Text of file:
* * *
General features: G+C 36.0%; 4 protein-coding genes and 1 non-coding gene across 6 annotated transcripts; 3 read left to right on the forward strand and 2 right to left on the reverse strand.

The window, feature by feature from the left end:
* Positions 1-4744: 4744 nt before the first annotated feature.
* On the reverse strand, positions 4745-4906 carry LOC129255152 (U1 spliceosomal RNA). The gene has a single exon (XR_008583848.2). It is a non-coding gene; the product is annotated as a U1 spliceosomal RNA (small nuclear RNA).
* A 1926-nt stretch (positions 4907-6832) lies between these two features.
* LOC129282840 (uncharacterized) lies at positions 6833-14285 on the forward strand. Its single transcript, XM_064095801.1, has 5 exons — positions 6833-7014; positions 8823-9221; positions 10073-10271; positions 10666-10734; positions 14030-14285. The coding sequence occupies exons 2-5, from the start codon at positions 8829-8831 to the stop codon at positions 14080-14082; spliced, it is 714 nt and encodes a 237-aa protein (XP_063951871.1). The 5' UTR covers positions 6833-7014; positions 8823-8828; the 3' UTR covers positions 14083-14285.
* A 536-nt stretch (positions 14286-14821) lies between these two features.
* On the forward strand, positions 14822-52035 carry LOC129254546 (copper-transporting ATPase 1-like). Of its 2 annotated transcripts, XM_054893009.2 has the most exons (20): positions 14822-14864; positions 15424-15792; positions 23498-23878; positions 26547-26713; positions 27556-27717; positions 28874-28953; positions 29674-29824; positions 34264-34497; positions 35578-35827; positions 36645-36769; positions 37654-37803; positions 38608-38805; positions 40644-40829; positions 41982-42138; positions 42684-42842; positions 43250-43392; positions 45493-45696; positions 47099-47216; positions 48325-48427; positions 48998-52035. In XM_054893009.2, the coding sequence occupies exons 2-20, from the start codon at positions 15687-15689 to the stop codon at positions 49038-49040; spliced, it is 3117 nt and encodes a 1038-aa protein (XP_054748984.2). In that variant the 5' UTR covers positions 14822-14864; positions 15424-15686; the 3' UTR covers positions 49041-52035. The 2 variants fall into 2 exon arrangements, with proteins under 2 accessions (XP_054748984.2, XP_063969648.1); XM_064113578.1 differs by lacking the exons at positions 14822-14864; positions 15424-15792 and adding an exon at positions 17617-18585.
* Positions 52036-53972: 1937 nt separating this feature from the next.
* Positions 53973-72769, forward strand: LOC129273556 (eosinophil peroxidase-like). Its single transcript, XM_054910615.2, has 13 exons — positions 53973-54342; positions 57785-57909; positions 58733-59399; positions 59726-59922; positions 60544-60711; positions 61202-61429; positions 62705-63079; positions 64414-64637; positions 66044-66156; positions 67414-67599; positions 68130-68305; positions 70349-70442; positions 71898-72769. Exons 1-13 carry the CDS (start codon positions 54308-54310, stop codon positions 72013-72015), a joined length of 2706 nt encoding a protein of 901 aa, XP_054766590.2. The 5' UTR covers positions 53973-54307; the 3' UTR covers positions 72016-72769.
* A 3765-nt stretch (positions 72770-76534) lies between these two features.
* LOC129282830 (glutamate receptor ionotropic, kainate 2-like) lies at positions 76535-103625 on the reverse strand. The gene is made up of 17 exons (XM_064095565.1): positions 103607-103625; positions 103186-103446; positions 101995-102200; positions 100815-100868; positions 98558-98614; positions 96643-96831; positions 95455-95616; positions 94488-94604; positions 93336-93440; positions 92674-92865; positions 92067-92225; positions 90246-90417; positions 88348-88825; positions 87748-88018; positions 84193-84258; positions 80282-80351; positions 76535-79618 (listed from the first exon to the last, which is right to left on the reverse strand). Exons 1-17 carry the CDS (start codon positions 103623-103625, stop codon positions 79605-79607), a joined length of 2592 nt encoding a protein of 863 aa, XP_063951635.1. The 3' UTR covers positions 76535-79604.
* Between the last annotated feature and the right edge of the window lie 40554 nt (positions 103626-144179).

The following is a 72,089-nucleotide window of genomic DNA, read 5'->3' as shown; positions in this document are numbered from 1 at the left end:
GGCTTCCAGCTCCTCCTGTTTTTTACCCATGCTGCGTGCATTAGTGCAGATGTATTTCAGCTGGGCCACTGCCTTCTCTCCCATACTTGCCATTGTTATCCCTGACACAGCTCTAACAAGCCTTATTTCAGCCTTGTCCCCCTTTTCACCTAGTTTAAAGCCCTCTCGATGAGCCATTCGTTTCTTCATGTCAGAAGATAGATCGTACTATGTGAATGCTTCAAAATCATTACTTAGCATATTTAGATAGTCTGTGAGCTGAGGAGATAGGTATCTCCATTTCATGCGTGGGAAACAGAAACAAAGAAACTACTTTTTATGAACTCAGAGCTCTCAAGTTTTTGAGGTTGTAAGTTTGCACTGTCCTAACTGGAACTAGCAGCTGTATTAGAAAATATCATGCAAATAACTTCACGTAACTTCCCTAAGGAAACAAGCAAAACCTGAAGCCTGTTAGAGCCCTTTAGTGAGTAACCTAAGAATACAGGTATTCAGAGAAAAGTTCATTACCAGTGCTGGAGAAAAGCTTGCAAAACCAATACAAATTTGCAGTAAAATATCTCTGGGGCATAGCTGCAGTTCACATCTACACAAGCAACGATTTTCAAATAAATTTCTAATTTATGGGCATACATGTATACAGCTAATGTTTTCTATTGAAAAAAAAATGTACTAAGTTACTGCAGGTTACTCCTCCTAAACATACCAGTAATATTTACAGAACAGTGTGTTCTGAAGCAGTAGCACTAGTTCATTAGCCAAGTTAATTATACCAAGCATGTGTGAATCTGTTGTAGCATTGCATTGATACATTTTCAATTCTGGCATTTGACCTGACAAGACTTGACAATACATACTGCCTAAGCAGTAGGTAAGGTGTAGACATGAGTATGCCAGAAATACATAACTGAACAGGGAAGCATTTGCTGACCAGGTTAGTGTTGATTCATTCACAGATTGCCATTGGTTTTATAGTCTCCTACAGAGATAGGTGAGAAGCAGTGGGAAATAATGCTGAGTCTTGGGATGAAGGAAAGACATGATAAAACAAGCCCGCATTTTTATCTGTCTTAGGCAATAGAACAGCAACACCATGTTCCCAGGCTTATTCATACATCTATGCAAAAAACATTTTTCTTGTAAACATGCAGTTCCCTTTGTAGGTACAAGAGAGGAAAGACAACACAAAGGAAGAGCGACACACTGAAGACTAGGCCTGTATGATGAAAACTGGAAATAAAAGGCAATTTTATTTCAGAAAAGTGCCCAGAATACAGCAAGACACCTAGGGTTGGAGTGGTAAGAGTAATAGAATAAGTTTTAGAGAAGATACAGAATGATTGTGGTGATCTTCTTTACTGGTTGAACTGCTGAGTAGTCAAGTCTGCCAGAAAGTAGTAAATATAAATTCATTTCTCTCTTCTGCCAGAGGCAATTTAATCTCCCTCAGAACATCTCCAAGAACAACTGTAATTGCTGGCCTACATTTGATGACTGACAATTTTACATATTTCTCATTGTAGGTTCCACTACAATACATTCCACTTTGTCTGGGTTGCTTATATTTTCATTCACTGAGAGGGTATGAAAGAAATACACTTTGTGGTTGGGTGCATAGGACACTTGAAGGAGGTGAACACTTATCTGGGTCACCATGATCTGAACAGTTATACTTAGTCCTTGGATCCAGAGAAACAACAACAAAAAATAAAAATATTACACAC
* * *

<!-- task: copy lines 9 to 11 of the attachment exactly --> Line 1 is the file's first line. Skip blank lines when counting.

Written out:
* Positions 52036-53972: 1937 nt separating this feature from the next.
* Positions 53973-72769, forward strand: LOC129273556 (eosinophil peroxidase-like). Its single transcript, XM_054910615.2, has 13 exons — positions 53973-54342; positions 57785-57909; positions 58733-59399; positions 59726-59922; positions 60544-60711; positions 61202-61429; positions 62705-63079; positions 64414-64637; positions 66044-66156; positions 67414-67599; positions 68130-68305; positions 70349-70442; positions 71898-72769. Exons 1-13 carry the CDS (start codon positions 54308-54310, stop codon positions 72013-72015), a joined length of 2706 nt encoding a protein of 901 aa, XP_054766590.2. The 5' UTR covers positions 53973-54307; the 3' UTR covers positions 72016-72769.
* A 3765-nt stretch (positions 72770-76534) lies between these two features.